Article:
Type-of-farming areas should be divided in some cases where

yield conditions are not homogeneous throughout the areA. It is

essential that the area on which yields are based be so small that

the yields in any year will not reflect the crop conditions faced by

any farmer in the area. The size and shape of the area would be
determined by ecological, geographic, and economic factors. In

the Red River Valley of North Dakota three of four townships might

be included in the area. In the Lower Yellowstone Valley of

Montana, where some of the land is irrigated and some is not, one

area including the irrigated land might be (say) 20 or 30 miles in

length with adjacent non-irrigated land being in another area.

Where specialty crops, truck crops, fruit, etc., were grown the

area might be divided according to major crop grown. In some cases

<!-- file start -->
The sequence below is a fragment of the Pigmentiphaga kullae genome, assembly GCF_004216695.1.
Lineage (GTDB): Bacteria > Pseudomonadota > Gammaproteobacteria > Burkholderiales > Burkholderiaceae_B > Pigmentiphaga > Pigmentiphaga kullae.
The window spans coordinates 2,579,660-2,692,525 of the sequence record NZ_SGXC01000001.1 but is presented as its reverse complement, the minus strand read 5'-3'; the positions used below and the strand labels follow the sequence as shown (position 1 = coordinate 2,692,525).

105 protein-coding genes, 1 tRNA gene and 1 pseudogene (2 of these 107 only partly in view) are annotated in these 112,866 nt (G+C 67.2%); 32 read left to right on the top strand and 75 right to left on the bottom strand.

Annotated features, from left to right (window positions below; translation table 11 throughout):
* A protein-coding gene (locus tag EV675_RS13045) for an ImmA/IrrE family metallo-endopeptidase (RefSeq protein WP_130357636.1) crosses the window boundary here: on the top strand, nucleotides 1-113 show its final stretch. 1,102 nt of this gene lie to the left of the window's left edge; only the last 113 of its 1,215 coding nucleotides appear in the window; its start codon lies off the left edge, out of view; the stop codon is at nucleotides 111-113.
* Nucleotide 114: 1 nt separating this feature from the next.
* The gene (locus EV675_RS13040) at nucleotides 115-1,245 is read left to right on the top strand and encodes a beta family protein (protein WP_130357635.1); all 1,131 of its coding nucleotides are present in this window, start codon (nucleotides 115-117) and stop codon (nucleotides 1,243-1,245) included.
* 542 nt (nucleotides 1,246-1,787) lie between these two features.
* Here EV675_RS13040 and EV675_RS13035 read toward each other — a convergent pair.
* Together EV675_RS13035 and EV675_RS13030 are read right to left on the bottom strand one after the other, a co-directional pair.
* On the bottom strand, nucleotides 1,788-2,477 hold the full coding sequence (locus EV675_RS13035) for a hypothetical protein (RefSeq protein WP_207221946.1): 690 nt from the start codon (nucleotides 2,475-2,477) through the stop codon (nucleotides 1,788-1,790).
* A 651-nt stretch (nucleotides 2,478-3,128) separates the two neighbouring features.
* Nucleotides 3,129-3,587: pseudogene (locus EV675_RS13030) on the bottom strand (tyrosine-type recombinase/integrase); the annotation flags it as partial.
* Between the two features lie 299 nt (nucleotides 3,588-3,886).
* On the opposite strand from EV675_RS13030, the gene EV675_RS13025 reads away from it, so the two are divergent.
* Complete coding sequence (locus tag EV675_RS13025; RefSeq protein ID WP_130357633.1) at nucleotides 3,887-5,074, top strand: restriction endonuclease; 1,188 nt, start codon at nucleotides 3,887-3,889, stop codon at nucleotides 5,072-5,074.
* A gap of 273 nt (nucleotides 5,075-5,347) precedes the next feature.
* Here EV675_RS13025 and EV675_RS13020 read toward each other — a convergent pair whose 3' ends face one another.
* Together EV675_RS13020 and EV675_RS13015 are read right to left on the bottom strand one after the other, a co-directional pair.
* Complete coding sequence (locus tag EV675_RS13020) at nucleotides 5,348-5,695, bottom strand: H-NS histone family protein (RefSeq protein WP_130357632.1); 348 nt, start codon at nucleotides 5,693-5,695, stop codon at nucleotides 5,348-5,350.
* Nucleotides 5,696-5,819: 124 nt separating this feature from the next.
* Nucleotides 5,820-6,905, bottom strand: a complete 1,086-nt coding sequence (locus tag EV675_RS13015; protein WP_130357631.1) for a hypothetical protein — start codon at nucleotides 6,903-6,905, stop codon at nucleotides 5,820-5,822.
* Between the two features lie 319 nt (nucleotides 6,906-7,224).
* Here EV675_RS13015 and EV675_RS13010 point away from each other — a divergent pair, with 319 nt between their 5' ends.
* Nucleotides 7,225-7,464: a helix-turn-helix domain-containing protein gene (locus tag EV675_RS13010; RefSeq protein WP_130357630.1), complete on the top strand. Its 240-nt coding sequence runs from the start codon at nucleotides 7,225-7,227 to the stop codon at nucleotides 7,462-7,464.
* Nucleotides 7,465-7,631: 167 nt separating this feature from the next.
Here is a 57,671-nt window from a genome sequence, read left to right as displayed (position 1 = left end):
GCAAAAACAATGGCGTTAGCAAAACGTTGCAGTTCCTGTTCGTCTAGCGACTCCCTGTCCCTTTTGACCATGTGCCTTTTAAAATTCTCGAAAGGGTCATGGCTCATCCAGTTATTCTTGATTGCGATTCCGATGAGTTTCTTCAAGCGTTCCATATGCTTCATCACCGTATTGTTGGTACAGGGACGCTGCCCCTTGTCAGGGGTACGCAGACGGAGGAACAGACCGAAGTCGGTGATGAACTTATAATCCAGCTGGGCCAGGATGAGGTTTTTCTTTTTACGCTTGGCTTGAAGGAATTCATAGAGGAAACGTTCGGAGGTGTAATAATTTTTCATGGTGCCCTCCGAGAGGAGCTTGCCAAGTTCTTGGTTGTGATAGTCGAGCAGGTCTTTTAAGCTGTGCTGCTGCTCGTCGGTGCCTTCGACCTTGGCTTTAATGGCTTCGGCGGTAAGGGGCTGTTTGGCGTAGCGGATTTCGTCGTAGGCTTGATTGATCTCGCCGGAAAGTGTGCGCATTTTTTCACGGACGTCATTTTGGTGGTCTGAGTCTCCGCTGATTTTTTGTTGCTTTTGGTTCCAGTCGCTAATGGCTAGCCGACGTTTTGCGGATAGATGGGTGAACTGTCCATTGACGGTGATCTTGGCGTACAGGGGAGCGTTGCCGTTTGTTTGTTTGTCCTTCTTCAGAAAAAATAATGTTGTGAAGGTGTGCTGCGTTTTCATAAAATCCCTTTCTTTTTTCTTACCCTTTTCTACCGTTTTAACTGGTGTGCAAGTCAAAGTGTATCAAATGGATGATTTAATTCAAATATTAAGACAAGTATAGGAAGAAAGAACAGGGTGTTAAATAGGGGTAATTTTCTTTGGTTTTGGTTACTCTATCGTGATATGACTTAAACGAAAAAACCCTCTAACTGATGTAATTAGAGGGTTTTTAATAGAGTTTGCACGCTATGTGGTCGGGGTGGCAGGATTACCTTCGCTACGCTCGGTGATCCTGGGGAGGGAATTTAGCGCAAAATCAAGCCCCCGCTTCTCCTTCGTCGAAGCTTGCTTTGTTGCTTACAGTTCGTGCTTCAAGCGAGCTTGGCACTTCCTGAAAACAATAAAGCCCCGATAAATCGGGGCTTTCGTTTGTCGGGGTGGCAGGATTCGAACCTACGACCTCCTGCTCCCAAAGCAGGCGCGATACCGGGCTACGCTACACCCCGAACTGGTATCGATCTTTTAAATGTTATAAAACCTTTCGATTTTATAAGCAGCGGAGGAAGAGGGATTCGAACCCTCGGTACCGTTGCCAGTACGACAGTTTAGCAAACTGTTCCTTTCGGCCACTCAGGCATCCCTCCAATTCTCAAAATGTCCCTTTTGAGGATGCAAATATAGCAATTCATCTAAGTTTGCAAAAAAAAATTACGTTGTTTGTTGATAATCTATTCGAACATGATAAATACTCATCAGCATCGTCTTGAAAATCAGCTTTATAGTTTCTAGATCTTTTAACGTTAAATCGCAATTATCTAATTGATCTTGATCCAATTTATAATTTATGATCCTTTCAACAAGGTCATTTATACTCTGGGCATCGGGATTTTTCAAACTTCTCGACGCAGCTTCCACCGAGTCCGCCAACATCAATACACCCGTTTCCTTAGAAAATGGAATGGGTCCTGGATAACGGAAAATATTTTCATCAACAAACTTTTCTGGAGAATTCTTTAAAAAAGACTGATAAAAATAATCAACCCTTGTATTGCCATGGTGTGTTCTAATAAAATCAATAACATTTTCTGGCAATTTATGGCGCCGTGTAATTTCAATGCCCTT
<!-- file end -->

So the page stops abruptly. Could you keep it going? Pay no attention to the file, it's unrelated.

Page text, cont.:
the equivalent of several counties might be included in one area

while in other cases a portion of a township might constitute an


The Normal Yield

The normal yield might be defined as a 10 or 15 year moving

average of yields adjusted for trend. The normal yield would be

iSee especially Davis, op. cit., Neil W. Johnson, Farm Ad-
justments in Montana. Study of Area VII: Its Past, Present and
Future, Montana Agricultural Experiment Station Bulletin 367
(Bozeman, 1939), pp. 14-29; and Neil W. Johnson, "Considering Farm
Adjustments in Subarea 33, Type of Farming Area VII, Montana,"
(Washington, U.S.D.A., Bureau of Agricultural Economics, 1939,
2The main ecological factors to be considered are water re-
lationships, temperature relationships, light relationships, and
the form and availability of crop nutrients. These determine the
physiological limits of crop production. Some geographic and eco-
nomic factors to be considered are market demand, technological
production conditions, transportation costs, and patterns of change
in crop production. These latter factors help to determine the